The History of Repairability: The Ancients

I have a hobby where I refurbish old donated laptops, so I’ve seen quite a range of designs from the past two decades and have experienced their varying levels of repairability. There’s of course a general overall trend away from repairability as time marches on, and there are a few standouts throughout the years, both good and bad, but to me, there is one laptop line that shines so much brighter than the rest. It was so modular, so repair-friendly, so built-to-last that I can’t help but wonder if this design philosophy is a direct ancestor to Framework.

I’m of course talking about the early-2010’s era Thinkpads. These things just beg you to take them apart. Screws are labeled with little pictures of what they’re holding in. The documentation is thorough and clear and covers components that other manufacturers’ manuals would just leave at “find an authorized service center”. Drain holes for the keyboard. Removable Intel Core CPU’s! I light up when someone hands me one of these. I love working on them. To me, this was the golden age of repairability.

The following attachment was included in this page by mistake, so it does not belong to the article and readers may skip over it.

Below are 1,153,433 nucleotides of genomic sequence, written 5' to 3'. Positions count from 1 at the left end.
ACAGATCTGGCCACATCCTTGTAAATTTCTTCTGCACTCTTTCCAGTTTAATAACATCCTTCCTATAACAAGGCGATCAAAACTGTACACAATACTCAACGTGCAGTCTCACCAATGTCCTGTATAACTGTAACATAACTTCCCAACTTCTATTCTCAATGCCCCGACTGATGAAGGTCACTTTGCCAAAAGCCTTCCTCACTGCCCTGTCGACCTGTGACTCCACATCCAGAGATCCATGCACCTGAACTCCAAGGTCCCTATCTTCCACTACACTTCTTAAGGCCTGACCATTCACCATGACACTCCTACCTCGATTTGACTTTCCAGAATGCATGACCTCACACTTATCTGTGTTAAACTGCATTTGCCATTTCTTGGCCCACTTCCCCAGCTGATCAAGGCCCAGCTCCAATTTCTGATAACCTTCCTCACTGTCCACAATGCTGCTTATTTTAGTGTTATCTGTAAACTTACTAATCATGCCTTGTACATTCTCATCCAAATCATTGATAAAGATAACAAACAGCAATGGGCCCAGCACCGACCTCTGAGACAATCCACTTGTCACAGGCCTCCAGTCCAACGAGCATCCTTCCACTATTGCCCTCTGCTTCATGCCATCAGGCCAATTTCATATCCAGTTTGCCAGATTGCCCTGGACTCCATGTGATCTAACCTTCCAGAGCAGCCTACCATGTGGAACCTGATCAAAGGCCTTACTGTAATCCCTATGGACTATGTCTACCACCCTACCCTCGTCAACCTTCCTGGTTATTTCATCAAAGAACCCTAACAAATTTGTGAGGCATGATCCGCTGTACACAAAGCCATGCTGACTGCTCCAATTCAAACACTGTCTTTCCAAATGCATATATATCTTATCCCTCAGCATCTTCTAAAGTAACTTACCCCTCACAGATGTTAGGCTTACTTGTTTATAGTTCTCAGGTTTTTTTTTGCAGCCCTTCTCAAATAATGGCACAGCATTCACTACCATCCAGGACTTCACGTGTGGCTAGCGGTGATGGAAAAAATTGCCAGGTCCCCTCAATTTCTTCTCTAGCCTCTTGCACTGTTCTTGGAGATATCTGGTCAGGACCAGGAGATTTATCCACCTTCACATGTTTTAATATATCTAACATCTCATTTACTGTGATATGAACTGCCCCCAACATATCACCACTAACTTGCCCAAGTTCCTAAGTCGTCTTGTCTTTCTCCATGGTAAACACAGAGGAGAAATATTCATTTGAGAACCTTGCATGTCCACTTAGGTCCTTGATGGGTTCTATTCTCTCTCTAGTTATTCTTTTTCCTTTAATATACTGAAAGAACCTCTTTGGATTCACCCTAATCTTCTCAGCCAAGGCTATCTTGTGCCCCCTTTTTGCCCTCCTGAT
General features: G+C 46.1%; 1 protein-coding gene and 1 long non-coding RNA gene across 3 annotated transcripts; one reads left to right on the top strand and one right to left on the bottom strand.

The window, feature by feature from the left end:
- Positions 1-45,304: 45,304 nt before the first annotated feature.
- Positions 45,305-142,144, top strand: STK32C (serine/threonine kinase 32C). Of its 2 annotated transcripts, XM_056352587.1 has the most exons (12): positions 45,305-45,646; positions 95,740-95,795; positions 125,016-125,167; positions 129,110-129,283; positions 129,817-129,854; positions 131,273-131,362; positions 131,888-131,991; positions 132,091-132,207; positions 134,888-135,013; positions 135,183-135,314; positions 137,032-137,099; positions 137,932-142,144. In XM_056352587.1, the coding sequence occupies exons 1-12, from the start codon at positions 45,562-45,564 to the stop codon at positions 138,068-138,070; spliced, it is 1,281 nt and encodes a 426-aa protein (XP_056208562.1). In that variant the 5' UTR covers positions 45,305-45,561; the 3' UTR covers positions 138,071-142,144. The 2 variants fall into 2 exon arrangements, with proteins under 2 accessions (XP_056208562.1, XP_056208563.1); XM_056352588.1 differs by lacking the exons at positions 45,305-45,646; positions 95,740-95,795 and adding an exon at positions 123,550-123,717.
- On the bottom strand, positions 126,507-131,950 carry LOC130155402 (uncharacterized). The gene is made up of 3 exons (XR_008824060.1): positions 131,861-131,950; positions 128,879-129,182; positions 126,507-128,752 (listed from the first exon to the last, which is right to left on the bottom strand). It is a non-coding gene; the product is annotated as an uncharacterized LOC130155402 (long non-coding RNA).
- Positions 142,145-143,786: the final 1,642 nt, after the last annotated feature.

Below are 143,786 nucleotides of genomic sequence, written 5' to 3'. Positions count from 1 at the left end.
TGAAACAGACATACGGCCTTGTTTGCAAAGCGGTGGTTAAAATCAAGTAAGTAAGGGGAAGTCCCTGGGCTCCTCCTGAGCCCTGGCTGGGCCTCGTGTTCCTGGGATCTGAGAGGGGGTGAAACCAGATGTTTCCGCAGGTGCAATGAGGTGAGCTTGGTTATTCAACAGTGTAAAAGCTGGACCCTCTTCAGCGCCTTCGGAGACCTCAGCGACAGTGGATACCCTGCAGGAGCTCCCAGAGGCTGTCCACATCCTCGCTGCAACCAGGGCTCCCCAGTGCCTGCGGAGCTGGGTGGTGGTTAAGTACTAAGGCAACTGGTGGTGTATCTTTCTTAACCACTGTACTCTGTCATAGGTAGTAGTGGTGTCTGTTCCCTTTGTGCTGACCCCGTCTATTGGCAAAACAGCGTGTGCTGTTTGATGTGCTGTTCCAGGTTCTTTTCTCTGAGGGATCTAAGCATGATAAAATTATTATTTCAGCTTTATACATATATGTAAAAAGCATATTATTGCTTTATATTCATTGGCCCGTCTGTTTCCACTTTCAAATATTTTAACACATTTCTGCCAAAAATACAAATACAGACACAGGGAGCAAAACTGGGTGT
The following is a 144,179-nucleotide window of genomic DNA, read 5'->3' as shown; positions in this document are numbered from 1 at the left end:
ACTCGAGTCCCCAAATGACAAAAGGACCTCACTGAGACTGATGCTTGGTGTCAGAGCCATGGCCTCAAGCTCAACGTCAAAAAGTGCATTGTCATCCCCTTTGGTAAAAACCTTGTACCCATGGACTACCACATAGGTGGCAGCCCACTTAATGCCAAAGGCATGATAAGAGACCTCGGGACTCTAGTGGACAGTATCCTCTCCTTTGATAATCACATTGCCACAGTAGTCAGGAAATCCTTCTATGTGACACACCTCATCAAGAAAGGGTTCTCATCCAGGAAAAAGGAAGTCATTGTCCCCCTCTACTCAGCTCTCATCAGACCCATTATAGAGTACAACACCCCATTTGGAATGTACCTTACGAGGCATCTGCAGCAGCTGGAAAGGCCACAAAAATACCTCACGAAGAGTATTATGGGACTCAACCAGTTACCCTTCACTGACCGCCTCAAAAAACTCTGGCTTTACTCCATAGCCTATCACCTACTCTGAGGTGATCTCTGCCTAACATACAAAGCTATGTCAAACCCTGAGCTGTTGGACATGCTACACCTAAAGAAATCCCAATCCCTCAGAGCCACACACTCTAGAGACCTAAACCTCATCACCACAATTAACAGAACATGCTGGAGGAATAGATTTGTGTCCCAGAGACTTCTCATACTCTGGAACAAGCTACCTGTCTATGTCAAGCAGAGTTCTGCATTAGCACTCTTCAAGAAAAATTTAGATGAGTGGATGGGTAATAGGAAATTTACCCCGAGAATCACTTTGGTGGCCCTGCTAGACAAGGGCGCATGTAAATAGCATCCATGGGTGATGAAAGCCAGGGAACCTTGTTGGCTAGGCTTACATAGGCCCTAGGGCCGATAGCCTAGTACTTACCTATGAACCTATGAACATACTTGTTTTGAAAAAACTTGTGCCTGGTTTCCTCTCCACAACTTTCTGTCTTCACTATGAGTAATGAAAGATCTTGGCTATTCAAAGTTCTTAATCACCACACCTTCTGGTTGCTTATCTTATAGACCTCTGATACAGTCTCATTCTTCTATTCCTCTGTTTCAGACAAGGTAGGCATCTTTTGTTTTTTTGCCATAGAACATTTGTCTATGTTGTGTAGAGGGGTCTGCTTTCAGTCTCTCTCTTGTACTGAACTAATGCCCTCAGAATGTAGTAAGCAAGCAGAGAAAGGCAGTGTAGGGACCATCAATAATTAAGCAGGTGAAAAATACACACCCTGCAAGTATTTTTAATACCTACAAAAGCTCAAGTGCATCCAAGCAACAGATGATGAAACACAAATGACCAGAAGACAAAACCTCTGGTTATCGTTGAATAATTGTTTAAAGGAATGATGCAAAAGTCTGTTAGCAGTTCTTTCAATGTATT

But I gotta wonder, what other models out there may have been as good, or even better? Has anyone owned or worked on a model as explicitly built to be repaired and maintained as a Thinkpad? Nostalgia is very much encouraged here!


I’d like to point out that at least back in the days when I had to deal with them, not only the Lenovo hotline (just a big waste of time) but also ESC+ (which was done by IBM) was available for warranty replacements if you had a Thinkpad.
ESC+ was what I’d expect from a service hotline - they were fast (had a replacement for my defective HDD in my hands within 48h from my mail), did not waste my time with the usual “did you already try to restart it? have you updated your drivers?” stuff and reliable.
As a customer, I was allowed to change HDD, wifi card, keyboard etc. on my own without voiding warranty. Sometimes they would ask to send back the defective item using the spare box and a supplied return sticker.